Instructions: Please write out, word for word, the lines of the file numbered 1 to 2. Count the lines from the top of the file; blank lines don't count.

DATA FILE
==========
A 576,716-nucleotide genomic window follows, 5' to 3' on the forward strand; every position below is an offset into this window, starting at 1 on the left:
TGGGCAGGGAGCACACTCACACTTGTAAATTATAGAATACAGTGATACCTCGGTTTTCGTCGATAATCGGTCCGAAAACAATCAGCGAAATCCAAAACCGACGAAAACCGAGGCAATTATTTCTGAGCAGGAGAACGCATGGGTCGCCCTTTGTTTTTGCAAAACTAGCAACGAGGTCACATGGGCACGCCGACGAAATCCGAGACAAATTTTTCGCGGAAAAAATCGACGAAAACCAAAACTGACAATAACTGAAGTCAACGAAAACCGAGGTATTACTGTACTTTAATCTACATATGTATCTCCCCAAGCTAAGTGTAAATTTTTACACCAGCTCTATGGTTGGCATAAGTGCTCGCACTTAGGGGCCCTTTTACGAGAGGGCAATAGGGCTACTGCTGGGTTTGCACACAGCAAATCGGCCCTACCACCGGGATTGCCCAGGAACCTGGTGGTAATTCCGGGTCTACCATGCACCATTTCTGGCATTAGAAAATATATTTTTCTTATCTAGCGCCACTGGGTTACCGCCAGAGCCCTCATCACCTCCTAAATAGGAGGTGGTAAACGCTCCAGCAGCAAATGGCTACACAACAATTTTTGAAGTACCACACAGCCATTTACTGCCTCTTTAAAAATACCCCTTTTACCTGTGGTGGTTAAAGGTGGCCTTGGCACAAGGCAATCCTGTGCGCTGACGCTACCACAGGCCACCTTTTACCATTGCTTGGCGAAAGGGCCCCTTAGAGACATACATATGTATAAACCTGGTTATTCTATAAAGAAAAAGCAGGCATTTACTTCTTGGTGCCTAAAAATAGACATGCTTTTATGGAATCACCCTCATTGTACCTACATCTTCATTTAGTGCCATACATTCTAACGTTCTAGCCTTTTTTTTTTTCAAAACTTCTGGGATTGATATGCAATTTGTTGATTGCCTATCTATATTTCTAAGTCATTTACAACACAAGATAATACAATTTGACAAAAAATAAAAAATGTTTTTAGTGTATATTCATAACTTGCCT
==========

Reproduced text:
A 576,716-nucleotide genomic window follows, 5' to 3' on the forward strand; every position below is an offset into this window, starting at 1 on the left:
TGGGCAGGGAGCACACTCACACTTGTAAATTATAGAATACAGTGATACCTCGGTTTTCGTCGATAATCGGTCCGAAAACAATCAGCGAAATCCAAAACCGACGAAAACCGAGGCAATTATTTCTGAGCAGGAGAACGCATGGGTCGCCCTTTGTTTTTGCAAAACTAGCAACGAGGTCACATGGGCACGCCGACGAAATCCGAGACAAATTTTTCGCGGAAAAAATCGACGAAAACCAAAACTGACAATAACTGAAGTCAACGAAAACCGAGGTATTACTGTACTTTAATCTACATATGTATCTCCCCAAGCTAAGTGTAAATTTTTACACCAGCTCTATGGTTGGCATAAGTGCTCGCACTTAGGGGCCCTTTTACGAGAGGGCAATAGGGCTACTGCTGGGTTTGCACACAGCAAATCGGCCCTACCACCGGGATTGCCCAGGAACCTGGTGGTAATTCCGGGTCTACCATGCACCATTTCTGGCATTAGAAAATATATTTTTCTTATCTAGCGCCACTGGGTTACCGCCAGAGCCCTCATCACCTCCTAAATAGGAGGTGGTAAACGCTCCAGCAGCAAATGGCTACACAACAATTTTTGAAGTACCACACAGCCATTTACTGCCTCTTTAAAAATACCCCTTTTACCTGTGGTGGTTAAAGGTGGCCTTGGCACAAGGCAATCCTGTGCGCTGACGCTACCACAGGCCACCTTTTACCATTGCTTGGCGAAAGGGCCCCTTAGAGACATACATATGTATAAACCTGGTTATTCTATAAAGAAAAAGCAGGCATTTACTTCTTGGTGCCTAAAAATAGACATGCTTTTATGGAATCACCCTCATTGTACCTACATCTTCATTTAGTGCCATACATTCTAACGTTCTAGCCTTTTTTTTTTTCAAAACTTCTGGGATTGATATGCAATTTGTTGATTGCCTATCTATATTTCTAAGTCATTTACAACACAAGATAATACAATTTGACAAAAAATAAAAAATGTTTTTAGTGTATATTCATAACTTGCCT